When Noah Syndergaard chose the Dodgers in free agency, he referenced how “everything they touch turns to gold.”
The Dodgers have developed a remarkable penchant for getting the most out of players looking to recapture their old form, turn their careers around or find a level of play previously unseen. It goes for pitchers and position players alike, from Tyler Anderson and Andrew Heaney last year to Max Muncy and Chris Taylor in years prior.
But there may not be a better poster child or catalyst of the phenomenon over the past decade than Justin Turner, who was cast off by the Mets after the 2013 season before overhauling his swing and becoming one of the Dodgers’ all-time great third basemen.
Turner was worth 0.7 wins above replacement (Baseball-Reference) across four seasons in New York before getting non-tendered. The Dodgers signed him to a minor-league contract with a spring-training invite in February 2014. Over the next nine seasons, he accumulated 34 bWAR while serving as a pillar in his local community. His tremendous efforts with the Justin Turner Foundation were rewarded this year when he won the Roberto Clemente Award.
Now, the Southern California native is moving on after agreeing to a two-year deal worth nearly $22 million with Boston.
President of baseball operations Andrew Friedman and the Dodgers had expressed a desire to bring Turner back, but losing him was always a possibility after they declined his $16 million club option and paid him a $2 million buyout. The Dodgers and Red Sox have, in essence, swapped designated hitters. The Turner news broke not long after the Dodgers inked J.D. Martinez to a one-year deal.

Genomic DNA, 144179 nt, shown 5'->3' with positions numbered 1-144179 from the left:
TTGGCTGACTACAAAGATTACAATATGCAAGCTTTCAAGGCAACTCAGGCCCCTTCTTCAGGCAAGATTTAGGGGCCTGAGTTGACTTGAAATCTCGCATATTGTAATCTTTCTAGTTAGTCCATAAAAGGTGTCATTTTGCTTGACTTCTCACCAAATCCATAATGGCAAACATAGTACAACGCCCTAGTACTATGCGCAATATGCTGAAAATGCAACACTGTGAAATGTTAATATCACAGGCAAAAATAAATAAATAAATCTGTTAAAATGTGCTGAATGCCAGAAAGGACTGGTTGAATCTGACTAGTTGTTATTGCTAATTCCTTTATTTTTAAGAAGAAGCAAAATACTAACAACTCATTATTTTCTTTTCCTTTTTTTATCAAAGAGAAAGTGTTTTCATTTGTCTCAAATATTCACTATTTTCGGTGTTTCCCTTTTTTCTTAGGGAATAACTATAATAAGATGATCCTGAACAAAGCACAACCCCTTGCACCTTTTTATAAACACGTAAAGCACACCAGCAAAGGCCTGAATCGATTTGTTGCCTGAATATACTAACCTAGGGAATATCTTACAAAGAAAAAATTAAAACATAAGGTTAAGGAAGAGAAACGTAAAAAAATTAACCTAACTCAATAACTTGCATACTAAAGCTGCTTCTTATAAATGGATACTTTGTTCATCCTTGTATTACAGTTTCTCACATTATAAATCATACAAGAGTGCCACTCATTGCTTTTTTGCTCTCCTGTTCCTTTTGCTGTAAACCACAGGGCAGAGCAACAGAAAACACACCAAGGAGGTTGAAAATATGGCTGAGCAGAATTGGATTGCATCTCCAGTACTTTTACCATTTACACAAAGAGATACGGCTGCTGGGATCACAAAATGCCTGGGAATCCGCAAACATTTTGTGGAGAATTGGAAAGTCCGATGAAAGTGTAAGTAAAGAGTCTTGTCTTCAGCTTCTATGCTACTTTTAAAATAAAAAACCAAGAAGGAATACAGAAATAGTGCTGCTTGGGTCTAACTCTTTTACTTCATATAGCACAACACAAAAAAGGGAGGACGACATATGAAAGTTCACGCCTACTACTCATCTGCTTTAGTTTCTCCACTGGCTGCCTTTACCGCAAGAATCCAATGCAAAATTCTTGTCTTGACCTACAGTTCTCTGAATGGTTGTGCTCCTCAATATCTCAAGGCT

Strictly on the field, there were more costly departures. Trea Turner, one of the most coveted shortstops in free agency, signed a massive 11-year deal with the Phillies. Anderson, an All-Star for the first time this year and the Dodgers’ 2022 leader in innings pitched, went down the highway to the Angels.
But in an offseason of considerable change for the Dodgers, there may not be a more significant exit than Justin Turner, considering his leadership and what he meant to the team and the city over the past decade.
Turner departs as the Dodgers’ all-time postseason leader in games played, hits, doubles, home runs, runs and RBIs, statistics that signify both the franchise’s sustained success over his tenure with the team and the third baseman’s contributions toward making that success possible.
He changed his career with the Dodgers, going from a light-hitting utility player in Baltimore and New York to one of the most reliable hitters in the heart of the Dodgers’ order. After hitting a combined eight home runs in 318 games between the Orioles and Mets, he launched 50 in his first three seasons with the Dodgers. He went on to become one of three Dodgers third basemen in the 100-homer club along with Ron Cey and Adrian Beltre, as well as a member of the franchise’s 1,000-hit club. He averaged a 133 OPS+ in Los Angeles and was an above-average hitter in each of his nine seasons with the franchise.